The role of dialogue in human development and learning: Vygotsky’s socio-cultural theory of learning

The conceptual underpinnings for the importance of dialogue in human development and learning are derived from the works of Lev Vygotsky, a Russian psychologist of the 1930’s whose notions about psychology of learning have influenced a wide range of educational theories. The major theme surrounding Vygotsky’s work is that knowledge is socially constructed. Based on this assumption, his socio-cultural theory of learning proposes that knowledge building is created between/among people in their collaborative meaning-making through dialogue. Viewed from this perspective, dialogue occurring in a learning situation is considered to involve both externalization and internalization processes through which meanings constructed between people in the inter-mental (social) plane are taken in, transformed, and turned into personal meaning-making systems by an individual.

Another theme common to Vygotsky’s work is that all social and psychological processes are shaped or mediated by symbolic means/tools which include, but are not limited to, “mnemonic devices, algebraic symbols, diagrams and graphs, and, most importantly, language” (Lantolf 1994, 418). In socio-cultural theory of learning, Vygotsky’s fundamental theoretical insight rests on the premise that language plays a key role in the development of higher mental functions and learning takes place when individuals engage in exploratory transactions through this effective tool. Viewed from this perspective, individual understandings and intellectual development are created and enhanced through a person’s externalization and internalization of language.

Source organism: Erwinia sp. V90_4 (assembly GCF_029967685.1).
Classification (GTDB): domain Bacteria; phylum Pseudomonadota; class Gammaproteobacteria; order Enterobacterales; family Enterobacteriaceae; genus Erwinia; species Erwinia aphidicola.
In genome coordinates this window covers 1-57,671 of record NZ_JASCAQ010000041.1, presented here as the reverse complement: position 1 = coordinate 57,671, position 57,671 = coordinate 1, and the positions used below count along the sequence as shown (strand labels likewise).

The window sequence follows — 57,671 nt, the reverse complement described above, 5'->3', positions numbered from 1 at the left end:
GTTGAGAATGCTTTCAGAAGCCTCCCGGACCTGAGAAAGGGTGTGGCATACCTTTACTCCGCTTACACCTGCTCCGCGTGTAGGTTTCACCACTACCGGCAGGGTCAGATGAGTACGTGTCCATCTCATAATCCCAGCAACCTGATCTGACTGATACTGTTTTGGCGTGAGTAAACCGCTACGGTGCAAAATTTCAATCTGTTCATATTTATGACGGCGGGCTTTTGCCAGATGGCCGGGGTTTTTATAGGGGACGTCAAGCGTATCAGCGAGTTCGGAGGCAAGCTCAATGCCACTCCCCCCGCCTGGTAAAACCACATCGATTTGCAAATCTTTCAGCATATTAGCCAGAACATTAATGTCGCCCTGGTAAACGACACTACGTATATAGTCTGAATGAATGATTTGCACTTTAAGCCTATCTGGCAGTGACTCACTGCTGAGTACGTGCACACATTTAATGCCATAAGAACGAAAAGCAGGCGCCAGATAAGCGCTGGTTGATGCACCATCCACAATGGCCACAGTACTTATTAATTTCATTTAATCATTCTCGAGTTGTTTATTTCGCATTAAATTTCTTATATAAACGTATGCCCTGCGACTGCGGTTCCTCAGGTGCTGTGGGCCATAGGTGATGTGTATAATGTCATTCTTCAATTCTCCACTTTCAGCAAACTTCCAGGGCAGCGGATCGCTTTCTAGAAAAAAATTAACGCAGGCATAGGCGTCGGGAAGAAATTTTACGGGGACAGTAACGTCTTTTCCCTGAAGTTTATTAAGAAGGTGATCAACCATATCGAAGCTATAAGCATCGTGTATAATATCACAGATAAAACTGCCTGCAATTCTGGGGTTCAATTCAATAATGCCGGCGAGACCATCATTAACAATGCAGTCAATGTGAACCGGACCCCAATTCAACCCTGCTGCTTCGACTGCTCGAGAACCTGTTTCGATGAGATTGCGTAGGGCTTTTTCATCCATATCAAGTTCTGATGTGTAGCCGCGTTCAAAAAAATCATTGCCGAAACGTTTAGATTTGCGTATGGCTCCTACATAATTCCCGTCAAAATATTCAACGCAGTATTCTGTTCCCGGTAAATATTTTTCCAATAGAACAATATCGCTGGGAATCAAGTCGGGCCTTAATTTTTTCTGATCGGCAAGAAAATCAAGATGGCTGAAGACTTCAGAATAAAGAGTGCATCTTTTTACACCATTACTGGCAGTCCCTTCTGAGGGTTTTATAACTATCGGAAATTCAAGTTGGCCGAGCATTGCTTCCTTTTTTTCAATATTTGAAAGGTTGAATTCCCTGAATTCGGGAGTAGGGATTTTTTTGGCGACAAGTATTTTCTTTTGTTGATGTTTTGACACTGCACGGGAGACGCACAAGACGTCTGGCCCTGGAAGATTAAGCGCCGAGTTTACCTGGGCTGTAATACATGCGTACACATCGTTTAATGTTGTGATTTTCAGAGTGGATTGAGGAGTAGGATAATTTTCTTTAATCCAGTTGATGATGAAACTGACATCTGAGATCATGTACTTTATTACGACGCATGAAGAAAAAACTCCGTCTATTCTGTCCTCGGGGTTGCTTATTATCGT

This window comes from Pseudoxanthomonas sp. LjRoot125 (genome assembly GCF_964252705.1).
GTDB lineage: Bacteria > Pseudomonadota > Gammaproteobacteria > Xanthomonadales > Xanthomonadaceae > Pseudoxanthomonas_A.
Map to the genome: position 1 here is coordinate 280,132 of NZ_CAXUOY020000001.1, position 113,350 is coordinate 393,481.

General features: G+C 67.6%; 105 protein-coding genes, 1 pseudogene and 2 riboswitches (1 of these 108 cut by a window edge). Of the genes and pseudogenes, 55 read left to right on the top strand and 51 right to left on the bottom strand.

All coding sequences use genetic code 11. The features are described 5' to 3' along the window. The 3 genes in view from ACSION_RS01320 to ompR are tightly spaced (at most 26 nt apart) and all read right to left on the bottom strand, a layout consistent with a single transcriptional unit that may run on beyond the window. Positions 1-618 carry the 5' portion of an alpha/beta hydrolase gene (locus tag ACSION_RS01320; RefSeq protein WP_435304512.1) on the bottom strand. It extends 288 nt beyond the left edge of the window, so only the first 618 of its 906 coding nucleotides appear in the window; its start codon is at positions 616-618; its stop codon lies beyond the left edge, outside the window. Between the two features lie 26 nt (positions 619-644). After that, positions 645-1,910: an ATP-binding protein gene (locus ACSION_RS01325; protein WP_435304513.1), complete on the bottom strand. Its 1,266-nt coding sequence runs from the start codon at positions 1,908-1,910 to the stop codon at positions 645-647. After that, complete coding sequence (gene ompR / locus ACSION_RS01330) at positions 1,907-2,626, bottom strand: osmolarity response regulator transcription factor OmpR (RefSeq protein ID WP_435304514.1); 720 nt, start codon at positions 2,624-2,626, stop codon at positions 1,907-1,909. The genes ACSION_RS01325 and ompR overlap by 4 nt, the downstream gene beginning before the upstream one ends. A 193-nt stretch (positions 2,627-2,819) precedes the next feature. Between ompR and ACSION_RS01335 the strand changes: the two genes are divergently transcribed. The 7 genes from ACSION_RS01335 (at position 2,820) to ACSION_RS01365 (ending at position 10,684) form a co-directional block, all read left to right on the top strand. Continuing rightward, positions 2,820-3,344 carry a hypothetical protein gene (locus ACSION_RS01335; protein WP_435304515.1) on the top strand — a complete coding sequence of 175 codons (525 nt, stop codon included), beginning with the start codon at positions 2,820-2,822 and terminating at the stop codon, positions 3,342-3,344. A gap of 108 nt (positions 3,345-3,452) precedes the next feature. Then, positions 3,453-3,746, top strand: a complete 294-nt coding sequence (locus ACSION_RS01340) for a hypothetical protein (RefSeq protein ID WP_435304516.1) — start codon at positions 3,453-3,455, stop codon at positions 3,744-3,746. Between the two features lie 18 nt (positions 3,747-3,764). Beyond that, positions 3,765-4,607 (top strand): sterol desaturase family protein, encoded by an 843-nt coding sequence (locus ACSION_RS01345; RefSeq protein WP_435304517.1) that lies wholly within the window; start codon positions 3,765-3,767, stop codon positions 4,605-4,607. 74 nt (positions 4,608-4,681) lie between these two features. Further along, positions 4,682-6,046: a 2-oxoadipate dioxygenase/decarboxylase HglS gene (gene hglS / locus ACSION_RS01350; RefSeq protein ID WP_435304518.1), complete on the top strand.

Mercer’s notion of ‘exploratory talk’

As discussed above, dialogue is believed to play a key role in constructivist traditions of learning. The overriding question then becomes: “are all linguistic transactions that take place in educational settings concerned with knowledge building?”

In a study that investigated the nature and quality of primary school children’s collective talk at the computer, Mercer (1994) found that some exchanges taking place in learning environments are nothing more than mere interactions which are not sufficient to make construction or co-construction possible. Based on these findings, Mercer (1994) came up with a taxonomy of three types of non-overlapping categories. These categories, as presented by Mercer (1994, p. 27), were as follows:

  • Disputational talk, whereby speakers challenge other speakers’ views, but without attempting to justify their challenge by building on previous utterances or offering new information

  • Cumulative talk, whereby speakers contribute to discussion by taking up and continuing a previous speaker’s utterance, without explicit commen

  • Exploratory talk, whereby hypotheses are proposed, objections are made and justified, and new relevant information is offered.